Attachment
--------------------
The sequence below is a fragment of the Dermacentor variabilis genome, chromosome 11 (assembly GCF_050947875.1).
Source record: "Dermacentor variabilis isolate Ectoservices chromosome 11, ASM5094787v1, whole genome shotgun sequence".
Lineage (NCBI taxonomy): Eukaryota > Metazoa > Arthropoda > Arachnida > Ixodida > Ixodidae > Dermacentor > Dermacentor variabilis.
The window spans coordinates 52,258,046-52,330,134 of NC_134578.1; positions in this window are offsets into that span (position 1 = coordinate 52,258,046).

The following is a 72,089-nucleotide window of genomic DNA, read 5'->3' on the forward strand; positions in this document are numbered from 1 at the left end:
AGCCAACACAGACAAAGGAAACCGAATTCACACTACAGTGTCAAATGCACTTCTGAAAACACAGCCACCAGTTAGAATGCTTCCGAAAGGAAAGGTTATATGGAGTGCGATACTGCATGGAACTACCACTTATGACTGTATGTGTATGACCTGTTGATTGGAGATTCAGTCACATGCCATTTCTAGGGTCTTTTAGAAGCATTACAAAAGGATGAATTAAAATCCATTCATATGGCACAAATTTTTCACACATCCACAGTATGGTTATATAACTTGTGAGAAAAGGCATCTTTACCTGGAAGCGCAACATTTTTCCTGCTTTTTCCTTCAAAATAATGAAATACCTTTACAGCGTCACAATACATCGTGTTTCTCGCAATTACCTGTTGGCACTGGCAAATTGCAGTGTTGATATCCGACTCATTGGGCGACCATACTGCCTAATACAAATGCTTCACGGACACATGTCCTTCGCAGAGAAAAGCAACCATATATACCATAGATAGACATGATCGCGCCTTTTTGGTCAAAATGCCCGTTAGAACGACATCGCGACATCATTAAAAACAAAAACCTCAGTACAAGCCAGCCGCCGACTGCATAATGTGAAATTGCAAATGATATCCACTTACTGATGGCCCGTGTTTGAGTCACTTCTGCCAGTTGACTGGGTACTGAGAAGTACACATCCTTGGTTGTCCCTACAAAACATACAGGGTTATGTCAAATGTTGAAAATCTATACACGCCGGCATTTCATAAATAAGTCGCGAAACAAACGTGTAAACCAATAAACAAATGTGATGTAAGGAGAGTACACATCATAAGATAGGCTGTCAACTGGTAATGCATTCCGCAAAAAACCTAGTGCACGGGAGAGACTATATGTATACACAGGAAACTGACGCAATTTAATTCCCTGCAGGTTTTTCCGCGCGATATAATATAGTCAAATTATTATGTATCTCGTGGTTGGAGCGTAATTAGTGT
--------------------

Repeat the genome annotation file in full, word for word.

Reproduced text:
The sequence below is a fragment of the Dermacentor variabilis genome, chromosome 11 (assembly GCF_050947875.1).
Source record: "Dermacentor variabilis isolate Ectoservices chromosome 11, ASM5094787v1, whole genome shotgun sequence".
Lineage (NCBI taxonomy): Eukaryota > Metazoa > Arthropoda > Arachnida > Ixodida > Ixodidae > Dermacentor > Dermacentor variabilis.
The window spans coordinates 52,258,046-52,330,134 of NC_134578.1; positions in this window are offsets into that span (position 1 = coordinate 52,258,046).

The following is a 72,089-nucleotide window of genomic DNA, read 5'->3' on the forward strand; positions in this document are numbered from 1 at the left end:
AGCCAACACAGACAAAGGAAACCGAATTCACACTACAGTGTCAAATGCACTTCTGAAAACACAGCCACCAGTTAGAATGCTTCCGAAAGGAAAGGTTATATGGAGTGCGATACTGCATGGAACTACCACTTATGACTGTATGTGTATGACCTGTTGATTGGAGATTCAGTCACATGCCATTTCTAGGGTCTTTTAGAAGCATTACAAAAGGATGAATTAAAATCCATTCATATGGCACAAATTTTTCACACATCCACAGTATGGTTATATAACTTGTGAGAAAAGGCATCTTTACCTGGAAGCGCAACATTTTTCCTGCTTTTTCCTTCAAAATAATGAAATACCTTTACAGCGTCACAATACATCGTGTTTCTCGCAATTACCTGTTGGCACTGGCAAATTGCAGTGTTGATATCCGACTCATTGGGCGACCATACTGCCTAATACAAATGCTTCACGGACACATGTCCTTCGCAGAGAAAAGCAACCATATATACCATAGATAGACATGATCGCGCCTTTTTGGTCAAAATGCCCGTTAGAACGACATCGCGACATCATTAAAAACAAAAACCTCAGTACAAGCCAGCCGCCGACTGCATAATGTGAAATTGCAAATGATATCCACTTACTGATGGCCCGTGTTTGAGTCACTTCTGCCAGTTGACTGGGTACTGAGAAGTACACATCCTTGGTTGTCCCTACAAAACATACAGGGTTATGTCAAATGTTGAAAATCTATACACGCCGGCATTTCATAAATAAGTCGCGAAACAAACGTGTAAACCAATAAACAAATGTGATGTAAGGAGAGTACACATCATAAGATAGGCTGTCAACTGGTAATGCATTCCGCAAAAAACCTAGTGCACGGGAGAGACTATATGTATACACAGGAAACTGACGCAATTTAATTCCCTGCAGGTTTTTCCGCGCGATATAATATAGTCAAATTATTATGTATCTCGTGGTTGGAGCGTAATTAGTGT